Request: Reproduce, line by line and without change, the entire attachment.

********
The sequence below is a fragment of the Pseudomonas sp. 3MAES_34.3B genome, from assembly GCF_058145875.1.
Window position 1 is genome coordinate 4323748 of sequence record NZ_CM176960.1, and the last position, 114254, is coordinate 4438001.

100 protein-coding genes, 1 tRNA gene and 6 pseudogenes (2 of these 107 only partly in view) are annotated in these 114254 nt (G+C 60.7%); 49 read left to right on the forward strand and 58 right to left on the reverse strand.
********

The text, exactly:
The sequence below is a fragment of the Pseudomonas sp. 3MAES_34.3B genome, from assembly GCF_058145875.1.
Window position 1 is genome coordinate 4323748 of sequence record NZ_CM176960.1, and the last position, 114254, is coordinate 4438001.

100 protein-coding genes, 1 tRNA gene and 6 pseudogenes (2 of these 107 only partly in view) are annotated in these 114254 nt (G+C 60.7%); 49 read left to right on the forward strand and 58 right to left on the reverse strand.